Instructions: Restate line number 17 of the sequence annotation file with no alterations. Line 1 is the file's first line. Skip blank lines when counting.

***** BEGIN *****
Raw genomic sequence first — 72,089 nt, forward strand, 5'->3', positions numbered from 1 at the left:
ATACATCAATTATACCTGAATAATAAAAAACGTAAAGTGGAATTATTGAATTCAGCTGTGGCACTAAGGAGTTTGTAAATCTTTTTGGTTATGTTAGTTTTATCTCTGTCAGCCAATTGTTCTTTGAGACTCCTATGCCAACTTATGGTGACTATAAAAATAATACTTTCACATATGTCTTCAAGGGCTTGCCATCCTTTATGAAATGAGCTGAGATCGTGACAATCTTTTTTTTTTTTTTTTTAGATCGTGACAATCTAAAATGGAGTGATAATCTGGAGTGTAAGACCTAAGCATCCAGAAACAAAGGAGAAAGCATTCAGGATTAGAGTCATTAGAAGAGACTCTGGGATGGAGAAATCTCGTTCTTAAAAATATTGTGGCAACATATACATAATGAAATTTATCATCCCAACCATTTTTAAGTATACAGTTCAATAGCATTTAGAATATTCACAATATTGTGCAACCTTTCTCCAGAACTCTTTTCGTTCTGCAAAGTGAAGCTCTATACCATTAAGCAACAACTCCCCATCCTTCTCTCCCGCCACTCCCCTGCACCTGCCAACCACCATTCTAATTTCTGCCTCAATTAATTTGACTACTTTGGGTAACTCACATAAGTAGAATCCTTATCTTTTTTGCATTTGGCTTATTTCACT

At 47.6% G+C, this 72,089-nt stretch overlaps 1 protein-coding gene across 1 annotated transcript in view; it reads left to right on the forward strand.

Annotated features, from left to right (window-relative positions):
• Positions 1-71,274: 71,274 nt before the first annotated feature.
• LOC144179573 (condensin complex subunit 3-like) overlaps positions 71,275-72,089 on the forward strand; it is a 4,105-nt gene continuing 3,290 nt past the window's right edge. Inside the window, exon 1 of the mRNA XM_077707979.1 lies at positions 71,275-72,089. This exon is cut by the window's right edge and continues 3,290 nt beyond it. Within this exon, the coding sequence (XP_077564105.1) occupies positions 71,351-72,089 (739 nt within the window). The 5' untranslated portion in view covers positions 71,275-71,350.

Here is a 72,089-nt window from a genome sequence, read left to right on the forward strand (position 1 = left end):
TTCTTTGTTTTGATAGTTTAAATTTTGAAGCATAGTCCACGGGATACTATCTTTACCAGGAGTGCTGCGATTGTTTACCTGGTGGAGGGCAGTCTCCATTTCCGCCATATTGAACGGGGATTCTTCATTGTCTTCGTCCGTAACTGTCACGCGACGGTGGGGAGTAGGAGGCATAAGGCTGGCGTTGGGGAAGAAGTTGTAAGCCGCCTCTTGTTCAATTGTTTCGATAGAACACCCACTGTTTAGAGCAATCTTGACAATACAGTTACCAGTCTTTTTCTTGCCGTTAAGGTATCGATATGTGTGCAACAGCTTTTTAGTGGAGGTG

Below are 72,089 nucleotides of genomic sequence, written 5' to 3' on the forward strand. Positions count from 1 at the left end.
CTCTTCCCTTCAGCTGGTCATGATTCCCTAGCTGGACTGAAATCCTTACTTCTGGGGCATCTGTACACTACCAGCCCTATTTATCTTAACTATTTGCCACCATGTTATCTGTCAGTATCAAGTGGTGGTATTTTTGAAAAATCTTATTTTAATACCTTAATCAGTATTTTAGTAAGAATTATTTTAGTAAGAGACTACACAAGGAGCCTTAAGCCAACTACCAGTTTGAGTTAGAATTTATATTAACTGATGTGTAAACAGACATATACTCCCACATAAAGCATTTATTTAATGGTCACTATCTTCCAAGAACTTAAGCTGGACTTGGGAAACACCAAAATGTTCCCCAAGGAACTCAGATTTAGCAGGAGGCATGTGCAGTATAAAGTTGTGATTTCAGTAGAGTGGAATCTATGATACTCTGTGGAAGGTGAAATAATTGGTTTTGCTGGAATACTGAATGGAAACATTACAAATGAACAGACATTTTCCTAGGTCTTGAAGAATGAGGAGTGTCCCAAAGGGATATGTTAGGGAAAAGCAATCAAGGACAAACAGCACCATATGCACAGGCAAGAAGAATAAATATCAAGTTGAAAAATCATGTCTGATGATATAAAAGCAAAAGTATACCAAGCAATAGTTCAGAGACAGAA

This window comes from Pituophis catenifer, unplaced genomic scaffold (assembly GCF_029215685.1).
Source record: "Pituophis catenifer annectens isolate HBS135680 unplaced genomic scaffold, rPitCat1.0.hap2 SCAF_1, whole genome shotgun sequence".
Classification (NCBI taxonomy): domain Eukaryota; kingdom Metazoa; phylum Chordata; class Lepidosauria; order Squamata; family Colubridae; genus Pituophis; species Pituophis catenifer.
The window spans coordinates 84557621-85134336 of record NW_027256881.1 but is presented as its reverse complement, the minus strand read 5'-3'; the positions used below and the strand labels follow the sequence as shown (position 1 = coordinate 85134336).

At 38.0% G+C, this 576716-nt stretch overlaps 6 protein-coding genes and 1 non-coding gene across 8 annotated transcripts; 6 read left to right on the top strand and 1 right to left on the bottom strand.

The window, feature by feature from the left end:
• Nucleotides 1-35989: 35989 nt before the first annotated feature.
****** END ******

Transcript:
• Nucleotides 1-35989: 35989 nt before the first annotated feature.